I try to be strong, to show a happy face to the world. A friend once told me that no matter what you’re feeling inside, it’s important to look good on the outside. But sometimes the despair comes, and I have to fight it, to remind myself that God won’t leave me in limbo land forever.

As a believing Jew, I know God has a plan for me, as He does for all of us. And so I wait, knowing that eventually that plan will unfold, and I will no longer have to wonder why.

January 26, 2013

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Visitor Comments: 10

(9) Rachel, January 28, 2013 9:46 AM

All i can say is how impressed at how you have allowed your experience to teach you, allowing you to grow. I wish you a Wonderful future. Rachel

(8) Anonymous, January 28, 2013 6:01 AM

I admire your strength!

I admire your strength and courage. You are definitely right about gainig from the years you were alone. I am also divorced for 7 years, feel that I have grown so much. I thank H' for the time he has given me yishuv daat (peace of mind). Yes, at times it is tough, but hey, no gain! We have tobelieve that these challenges are all a gift from H' to strengthen our emuna (faith) and to grow. I wish for you only the best. Keep strong and BE'H may H' lead you in the right direction to choosing the right one for you and your family! Thank you fro sharing your story and giving us strength and hope!

(7) abigail, January 27, 2013 6:48 PM

I admire your inner fortitude and resilience. Your story illustrates how real purpose lends meaning to life and is the ultimate source of happiness. May G-d bless you with a wonderful spouse who will share in your life's purpose.

(6) Melanie Vliet, January 27, 2013 6:19 PM

Similar Story

When my marriage broke up in 1992, I felt as though everyone but me had a significant other and wondered how I would be able to survive and raise my four-year-old son without my husband's help. My despair lasted for about one day. Then I decided to look at my husband's departure not as a tragedy but as an opportunity for a whole new life--an adventure. When I shared my feelings of helplessness with a friend, he wryly commented that I was "about as helpless as a tiger." Soon I saw that he was absolutely correct. I found strength and capabilities that I would have never unearthed in myself had I not been stretched by becoming re-single. God also made His role as provider real to me. Still, I couldn't imagine how I would come up with the resources to put my precious son through college. God took care of that, too. He provided a husband--my boss--after I had been re-single for over ten years (dating the wrong men through most of that time). He permitted my aged and ailing father to enter heaven just as my son finished high school, so that the money became available. Halfway through my son's law degree, when that money ran out, my husband reached the age that required him to take mandatory withdrawals from his savings; this enabled us to lend my son the money he needed to complete law school at a lower interest rate than he could obtain through conventional means. God's timing is perfect! I can tell you from experience that it is far better to be single than to be married to the wrong person. Don't let yourself take the easy way out and remarry unless you are certain that you have found God's choice for you. He has already taught you that He can meet all your needs; don't forget that lesson.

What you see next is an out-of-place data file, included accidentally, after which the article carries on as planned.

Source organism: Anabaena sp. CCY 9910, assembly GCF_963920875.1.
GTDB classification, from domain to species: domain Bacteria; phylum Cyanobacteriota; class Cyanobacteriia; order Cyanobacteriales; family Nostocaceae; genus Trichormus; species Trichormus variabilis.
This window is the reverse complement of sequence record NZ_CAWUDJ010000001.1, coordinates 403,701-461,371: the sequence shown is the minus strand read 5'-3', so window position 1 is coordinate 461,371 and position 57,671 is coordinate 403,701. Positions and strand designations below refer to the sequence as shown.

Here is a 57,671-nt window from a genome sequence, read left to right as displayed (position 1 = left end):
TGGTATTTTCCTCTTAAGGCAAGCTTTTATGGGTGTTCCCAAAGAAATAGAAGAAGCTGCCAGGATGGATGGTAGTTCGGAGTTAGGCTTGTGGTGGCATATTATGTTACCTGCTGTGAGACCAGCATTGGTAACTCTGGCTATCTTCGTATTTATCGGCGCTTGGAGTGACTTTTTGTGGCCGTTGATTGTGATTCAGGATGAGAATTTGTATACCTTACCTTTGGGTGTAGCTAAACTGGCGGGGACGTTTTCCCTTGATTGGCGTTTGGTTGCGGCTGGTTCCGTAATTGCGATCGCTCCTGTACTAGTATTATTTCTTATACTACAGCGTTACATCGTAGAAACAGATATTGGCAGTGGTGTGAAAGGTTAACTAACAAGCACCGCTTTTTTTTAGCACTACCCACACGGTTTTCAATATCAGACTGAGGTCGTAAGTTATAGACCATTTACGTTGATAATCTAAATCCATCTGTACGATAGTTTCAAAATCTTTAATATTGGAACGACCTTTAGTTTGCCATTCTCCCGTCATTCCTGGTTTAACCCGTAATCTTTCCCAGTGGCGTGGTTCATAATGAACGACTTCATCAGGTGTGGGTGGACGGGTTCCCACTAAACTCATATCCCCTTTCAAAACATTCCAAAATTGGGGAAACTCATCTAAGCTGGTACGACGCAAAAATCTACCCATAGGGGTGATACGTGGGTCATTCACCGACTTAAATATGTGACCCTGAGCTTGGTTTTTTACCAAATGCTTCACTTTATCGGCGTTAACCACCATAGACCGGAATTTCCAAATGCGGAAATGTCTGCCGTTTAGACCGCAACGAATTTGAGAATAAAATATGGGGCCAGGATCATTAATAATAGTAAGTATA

(5) Anonymous, January 27, 2013 6:15 PM

I feel your pain...

I am in the same boat as you at least you got out in the early stages of your marriage, I stayed 21 long and tough years too long and have suffered greatly for this, whatever you do DO NOT rush into another marriage, I am waiting for Mr Right #3, one tends to make the same mistake the second time around. The pain of being alone can be unbearable at times but Hashem does not give us anything that we cannot cope with. Keep finding the true person you are and love yourself FOR WHO YOU ARE.. May HKBH bless you for only good.